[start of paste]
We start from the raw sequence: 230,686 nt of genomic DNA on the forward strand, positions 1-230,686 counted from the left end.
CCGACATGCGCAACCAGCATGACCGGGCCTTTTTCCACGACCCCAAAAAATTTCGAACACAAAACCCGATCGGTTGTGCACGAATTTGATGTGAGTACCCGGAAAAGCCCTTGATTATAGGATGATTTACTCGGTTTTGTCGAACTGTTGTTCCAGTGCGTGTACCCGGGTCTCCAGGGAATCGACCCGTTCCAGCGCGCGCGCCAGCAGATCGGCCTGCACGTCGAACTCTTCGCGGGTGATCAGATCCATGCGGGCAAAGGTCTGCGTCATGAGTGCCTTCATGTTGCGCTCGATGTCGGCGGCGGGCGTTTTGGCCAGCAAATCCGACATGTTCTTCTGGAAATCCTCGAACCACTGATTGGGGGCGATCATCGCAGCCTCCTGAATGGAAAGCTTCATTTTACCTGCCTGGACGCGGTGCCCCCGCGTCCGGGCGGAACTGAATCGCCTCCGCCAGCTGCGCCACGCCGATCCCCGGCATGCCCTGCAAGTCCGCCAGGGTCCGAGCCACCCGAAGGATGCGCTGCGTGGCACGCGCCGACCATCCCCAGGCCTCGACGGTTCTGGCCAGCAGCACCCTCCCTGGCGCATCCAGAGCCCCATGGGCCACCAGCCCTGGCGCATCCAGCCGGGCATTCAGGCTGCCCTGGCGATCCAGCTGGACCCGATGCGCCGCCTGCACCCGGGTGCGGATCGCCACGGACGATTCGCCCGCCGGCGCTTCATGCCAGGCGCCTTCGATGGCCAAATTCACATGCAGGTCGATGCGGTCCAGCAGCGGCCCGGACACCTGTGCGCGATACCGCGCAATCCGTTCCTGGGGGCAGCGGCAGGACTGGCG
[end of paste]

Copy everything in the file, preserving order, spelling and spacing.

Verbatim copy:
We start from the raw sequence: 230,686 nt of genomic DNA on the forward strand, positions 1-230,686 counted from the left end.
CCGACATGCGCAACCAGCATGACCGGGCCTTTTTCCACGACCCCAAAAAATTTCGAACACAAAACCCGATCGGTTGTGCACGAATTTGATGTGAGTACCCGGAAAAGCCCTTGATTATAGGATGATTTACTCGGTTTTGTCGAACTGTTGTTCCAGTGCGTGTACCCGGGTCTCCAGGGAATCGACCCGTTCCAGCGCGCGCGCCAGCAGATCGGCCTGCACGTCGAACTCTTCGCGGGTGATCAGATCCATGCGGGCAAAGGTCTGCGTCATGAGTGCCTTCATGTTGCGCTCGATGTCGGCGGCGGGCGTTTTGGCCAGCAAATCCGACATGTTCTTCTGGAAATCCTCGAACCACTGATTGGGGGCGATCATCGCAGCCTCCTGAATGGAAAGCTTCATTTTACCTGCCTGGACGCGGTGCCCCCGCGTCCGGGCGGAACTGAATCGCCTCCGCCAGCTGCGCCACGCCGATCCCCGGCATGCCCTGCAAGTCCGCCAGGGTCCGAGCCACCCGAAGGATGCGCTGCGTGGCACGCGCCGACCATCCCCAGGCCTCGACGGTTCTGGCCAGCAGCACCCTCCCTGGCGCATCCAGAGCCCCATGGGCCACCAGCCCTGGCGCATCCAGCCGGGCATTCAGGCTGCCCTGGCGATCCAGCTGGACCCGATGCGCCGCCTGCACCCGGGTGCGGATCGCCACGGACGATTCGCCCGCCGGCGCTTCATGCCAGGCGCCTTCGATGGCCAAATTCACATGCAGGTCGATGCGGTCCAGCAGCGGCCCGGACACCTGTGCGCGATACCGCGCAATCCGTTCCTGGGGGCAGCGGCAGGACTGGCG